Modern Communication Services

Modern Communication Services

Society is becoming more informationally and visually oriented every day. Personal computing facilitates easy access, manipulation, storage, and exchange of information. These processes require reliable transmission of data information. Communicating documents by images and the use of high resolution graphics terminals provide a more natural and informative mode of human interaction than just voice and data. Video teleconferencing enhances group interaction at a distance. High definition entertainment video improves the quality of picture at the expense of higher transmission bit-rates, which may require new transmission means other than the present overcrowded radio spectrum. A modern Telecommunications network (such as the broadband network) must provide all these different services (multi-services) to the user.
Differences between traditional (telephony) and modern communication services

Conventional telephony communicates using:

* the voice medium only
* connects only two telephones per call
* uses circuits of fixed bit rate

In contrast, modern communication services depart from the conventional telephony service in these three essential aspects. Modern communication services can be:

* Multimedia
* point to point, and
* multi-rate

These aspects are examined Individually in the following three sub-sections.

* Multi-media: A multi-media call may communicate audio, data, still images, or full-motion video, or any combination of these media. Each medium has different demands for communication qualities, such as:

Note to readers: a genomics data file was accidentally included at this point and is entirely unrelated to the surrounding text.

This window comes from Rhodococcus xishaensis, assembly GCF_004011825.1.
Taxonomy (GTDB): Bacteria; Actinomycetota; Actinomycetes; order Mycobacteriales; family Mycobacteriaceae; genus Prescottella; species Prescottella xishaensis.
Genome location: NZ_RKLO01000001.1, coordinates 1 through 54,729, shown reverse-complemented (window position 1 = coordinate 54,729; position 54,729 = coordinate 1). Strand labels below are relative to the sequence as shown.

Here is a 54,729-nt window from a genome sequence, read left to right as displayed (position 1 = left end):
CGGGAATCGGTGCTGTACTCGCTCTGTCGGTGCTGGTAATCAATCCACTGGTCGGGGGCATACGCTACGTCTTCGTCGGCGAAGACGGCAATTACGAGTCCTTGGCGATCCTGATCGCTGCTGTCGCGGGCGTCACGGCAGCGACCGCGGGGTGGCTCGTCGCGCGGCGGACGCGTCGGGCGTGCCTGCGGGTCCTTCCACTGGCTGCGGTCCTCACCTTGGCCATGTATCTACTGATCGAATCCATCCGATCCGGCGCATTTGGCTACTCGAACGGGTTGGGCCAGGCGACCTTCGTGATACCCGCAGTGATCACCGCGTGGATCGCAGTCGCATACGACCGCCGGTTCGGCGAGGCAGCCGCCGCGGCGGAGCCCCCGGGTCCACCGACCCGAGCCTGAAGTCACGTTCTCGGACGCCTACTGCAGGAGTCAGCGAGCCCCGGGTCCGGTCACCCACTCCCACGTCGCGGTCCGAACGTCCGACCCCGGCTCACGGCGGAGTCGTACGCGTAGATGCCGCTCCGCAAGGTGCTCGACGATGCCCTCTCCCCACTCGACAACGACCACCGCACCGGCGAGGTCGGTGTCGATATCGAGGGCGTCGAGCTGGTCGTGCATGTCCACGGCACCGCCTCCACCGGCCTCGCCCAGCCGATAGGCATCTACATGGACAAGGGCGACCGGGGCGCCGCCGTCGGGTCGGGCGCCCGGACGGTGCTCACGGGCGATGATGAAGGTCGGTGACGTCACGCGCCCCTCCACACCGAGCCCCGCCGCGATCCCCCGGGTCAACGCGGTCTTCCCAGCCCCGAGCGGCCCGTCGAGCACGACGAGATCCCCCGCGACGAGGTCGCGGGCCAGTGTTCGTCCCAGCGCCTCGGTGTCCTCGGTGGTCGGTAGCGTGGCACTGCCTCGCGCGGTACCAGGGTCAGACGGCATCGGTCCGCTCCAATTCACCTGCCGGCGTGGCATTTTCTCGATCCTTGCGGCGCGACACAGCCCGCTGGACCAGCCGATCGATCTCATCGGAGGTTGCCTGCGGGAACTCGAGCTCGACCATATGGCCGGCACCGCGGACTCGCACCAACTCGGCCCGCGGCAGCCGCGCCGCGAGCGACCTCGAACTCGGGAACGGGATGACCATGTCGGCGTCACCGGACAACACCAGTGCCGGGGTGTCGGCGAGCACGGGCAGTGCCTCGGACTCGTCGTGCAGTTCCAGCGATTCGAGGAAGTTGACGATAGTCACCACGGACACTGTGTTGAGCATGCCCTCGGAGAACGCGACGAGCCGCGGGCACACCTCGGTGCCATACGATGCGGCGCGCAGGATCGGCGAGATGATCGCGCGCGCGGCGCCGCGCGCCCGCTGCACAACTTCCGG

o bandwidth requirement
o signal latency within the network, and
o signal fidelity upon delivery by the network

Moreover, the information content of each medium may affect the information generated by other media. For example, voice could be transcribed into data via voice recognition and data commands may control the way voice and video are presented. These interactions most often occur at the communication terminals, but may also occur within the network .

* Multi-point: A multi-point call involves the setup of connections among more than two people. These connections can be multi-media. They can be one way or two way communications. These connections may be reconfigured many times within the duration of a call. A few examples will be used to contrast point-to-point communications versus multi-point communications. Traditional voice calls are predominantly two party calls, requiring a point-to-point connection using only the voice medium. To access pictorial information in a remote database would require a point-to-point connection that sends low bit-rate queries to the database, and high bit-rate video from the database. Entertainment video applications are largely point-to-multi-point connections, requiring one way communication of full motion video and audio from the program source to the viewers. Video teleconferencing involves connections among many parties, communicating voice, video, as well as data. Thus offering future services requires flexible management of the connection and media requests of a multi-point, multi-media communication call .
* Multi-rate A multi-rate service network is one which allocates transmission capacity flexibly to connections. A multi-media network has to support a broad range of bit-rates demanded by connections, not only because there are many communication media, but also because a communication medium may be encoded by algorithms with different bit-rates. For example, audio signals can be encoded with bit-rates ranging from less than 1 kbit/s to hundreds of kbit/s, using different encoding algorithms with a wide range of complexity and quality of audio reproduction. Similarly, full motion video signals may be encoded with bit-rates ranging from less than 1 Mbit/s to hundreds of Mbit/s. Thus a network transporting both video and audio signals may have to integrate traffic with a very broad range of bit-rates.